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  • Anonymous

    Posted April 22, 2003

    A Murder & Mayhem Book Club review

    The time of the Reformation (1536-1540); King Henry VIII sets to his vicar general Thomas Cromwell the task of dissolving the intricate feudal network of the Catholic Church in order to install the newly formed Protestant Church of England (the Anglican faith). It is a time of both fear and change. The common people have reason to fear the representatives of both churches, and England is divided into the followers of Cromwell (whom friends of which wish to profit from the cheap acquisition of land previously allocated to the wealthy abbots and their monasteries) and of the followers of the old faith in all its Latin pomposity and remoteness from the masses. The outspoken are accused of treason and informers abound in this period of religious uncertainty. Ordered to investigate the murder of one of Cromwell's commissioners at a Benedictine monastery, lawyer Matthew Shardlake and his assistant are sent to the dying port town of Scarnsea on the Sussex coast. Here the monks dominate the town, and the resentment of the village folk is one of the reasons Cromwell wishes to keep the news of the murder from both the public and the King. A discreet inquiry is needed while pursuing the 'surrender' of the wealthy monastery to the crown. Shardlake is a true believer of the new faith and religious reform but as secrets of the monastery are brought to light, he begins to doubt the integrity of the cause, and of its instigators. Quite simply, this was a terrific book. It is a magnet to your hands, and not entirely because it is an extremely engaging murder mystery that follows the winning formula of clues, betrayals, threats to the investigator etc. It is the age, the life of England that is so beautifully and intricately portrayed that it does truly leap off the pages and into the room. This book would rapidly become a favourite to anyone who enjoys historicals and a little crossing of the genre boundaries. Never let this book out of your house! == Andrea Thompson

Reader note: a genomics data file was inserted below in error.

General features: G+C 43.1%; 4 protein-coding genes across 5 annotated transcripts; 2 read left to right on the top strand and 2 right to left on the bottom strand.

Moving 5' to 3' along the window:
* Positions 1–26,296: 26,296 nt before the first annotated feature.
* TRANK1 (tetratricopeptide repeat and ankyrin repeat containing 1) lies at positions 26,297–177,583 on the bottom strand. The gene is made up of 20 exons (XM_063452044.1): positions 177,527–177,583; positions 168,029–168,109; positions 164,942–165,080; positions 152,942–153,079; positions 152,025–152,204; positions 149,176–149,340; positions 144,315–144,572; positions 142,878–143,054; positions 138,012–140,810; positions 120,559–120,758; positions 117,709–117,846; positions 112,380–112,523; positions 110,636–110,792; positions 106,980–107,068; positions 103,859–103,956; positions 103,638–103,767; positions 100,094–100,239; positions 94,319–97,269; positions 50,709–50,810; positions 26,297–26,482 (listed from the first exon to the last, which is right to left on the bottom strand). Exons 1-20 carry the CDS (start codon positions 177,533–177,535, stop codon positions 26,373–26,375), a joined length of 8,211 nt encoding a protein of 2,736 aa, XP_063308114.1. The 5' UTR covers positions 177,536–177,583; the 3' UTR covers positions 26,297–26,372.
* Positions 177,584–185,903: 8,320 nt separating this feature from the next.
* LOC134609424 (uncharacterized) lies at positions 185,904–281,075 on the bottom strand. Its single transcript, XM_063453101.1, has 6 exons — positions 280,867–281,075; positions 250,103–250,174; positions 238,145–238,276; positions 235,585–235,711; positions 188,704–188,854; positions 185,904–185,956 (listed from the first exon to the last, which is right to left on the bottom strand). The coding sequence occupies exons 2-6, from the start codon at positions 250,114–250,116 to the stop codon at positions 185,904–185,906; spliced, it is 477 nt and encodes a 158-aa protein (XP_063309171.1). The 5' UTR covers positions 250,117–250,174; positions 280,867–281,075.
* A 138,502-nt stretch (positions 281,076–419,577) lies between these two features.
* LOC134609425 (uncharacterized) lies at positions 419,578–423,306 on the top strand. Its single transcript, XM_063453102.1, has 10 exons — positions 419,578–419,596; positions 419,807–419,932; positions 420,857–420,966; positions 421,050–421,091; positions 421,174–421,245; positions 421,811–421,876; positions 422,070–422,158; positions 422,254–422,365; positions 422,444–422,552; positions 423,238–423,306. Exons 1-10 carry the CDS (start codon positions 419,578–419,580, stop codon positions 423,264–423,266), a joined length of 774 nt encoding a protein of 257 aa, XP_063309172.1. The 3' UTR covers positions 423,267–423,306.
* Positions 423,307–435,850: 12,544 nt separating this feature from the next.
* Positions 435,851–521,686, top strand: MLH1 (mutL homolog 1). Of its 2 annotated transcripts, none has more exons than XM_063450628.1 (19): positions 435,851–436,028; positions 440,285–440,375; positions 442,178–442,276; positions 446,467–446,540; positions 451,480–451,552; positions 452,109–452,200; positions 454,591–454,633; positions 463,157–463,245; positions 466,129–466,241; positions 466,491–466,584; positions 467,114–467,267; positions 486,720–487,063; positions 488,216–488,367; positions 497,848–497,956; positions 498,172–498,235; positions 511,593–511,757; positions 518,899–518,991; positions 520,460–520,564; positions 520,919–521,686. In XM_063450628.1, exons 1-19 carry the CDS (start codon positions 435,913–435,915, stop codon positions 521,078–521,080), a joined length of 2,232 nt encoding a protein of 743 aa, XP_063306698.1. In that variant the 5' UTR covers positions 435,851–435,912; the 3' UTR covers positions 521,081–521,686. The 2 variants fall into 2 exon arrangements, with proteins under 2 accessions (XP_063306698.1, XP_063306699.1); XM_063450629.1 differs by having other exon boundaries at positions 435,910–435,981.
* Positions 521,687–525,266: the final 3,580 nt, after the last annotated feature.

1 out of 1 people found this review helpful.

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  • Posted March 26, 2015

    Loved the book.

    Loved the book.

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  • Anonymous

    Posted February 26, 2015

    Wonderful series!!!!

    Wonderful series!!!!

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  • Posted November 28, 2012

    I Also Recommend:

    This book was good, enjoyed the storyline.

    This book was good, enjoyed the storyline.

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  • Anonymous

    Posted November 9, 2012

    Tudors and mysteries.

    What's not to like? More accurately a comissioner from Thomas Cromwell's staff is the main character.

    Good period description.

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  • Posted July 21, 2012

    This is the book that got me hooked on C.J. Sansom titles...trul

    This is the book that got me hooked on C.J. Sansom titles...truly excellent. One of my favorite authors and Shardlake is one of my favorite characters!

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  • Anonymous

    Posted June 20, 2012

    Highly recommend = good story.

    Takes one to Tudor England with views on relationship of the crown and the church and all the nuances that brings.

    0 out of 1 people found this review helpful.

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  • Posted May 6, 2010

    more from this reviewer

    Best mystery I've read in quite a while

    Similar to "Name of the Rose" in many ways, this provides a glimpse into Tudor England that combines historical setting, good plot, interesting characters and even some philosophy into a very strong package.

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  • Anonymous

    Posted November 21, 2009

    well crafted historical novel & a mystery too

    Great series. An easy way to expand historical understanding

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  • Anonymous

    Posted June 19, 2008

    A Wonderful Read

    I love historical mysteries and this book by C.J. Sansom is more than satisfying. Bravo to Mr. Sansom for using a lead character who is intelligent, moral and expressive. I enjoyed the depth of the lead character's personality and how society relates to him and his uniqueness. I so loved this book that I went on to read Dark Fire and enjoyed it equally as much as this one.

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  • Anonymous

    Posted January 21, 2008

    A fine read

    I loved this book from start to finish. I've tried reading other mystery genre such as Caldwell but they're just too silly. I find medieval mysteries amongst the very best and this one is right up there with Peters, Tremayne, Frazier and Jecks, Robb and Knight. I hope to see more from this author, and more of Master Shardlake.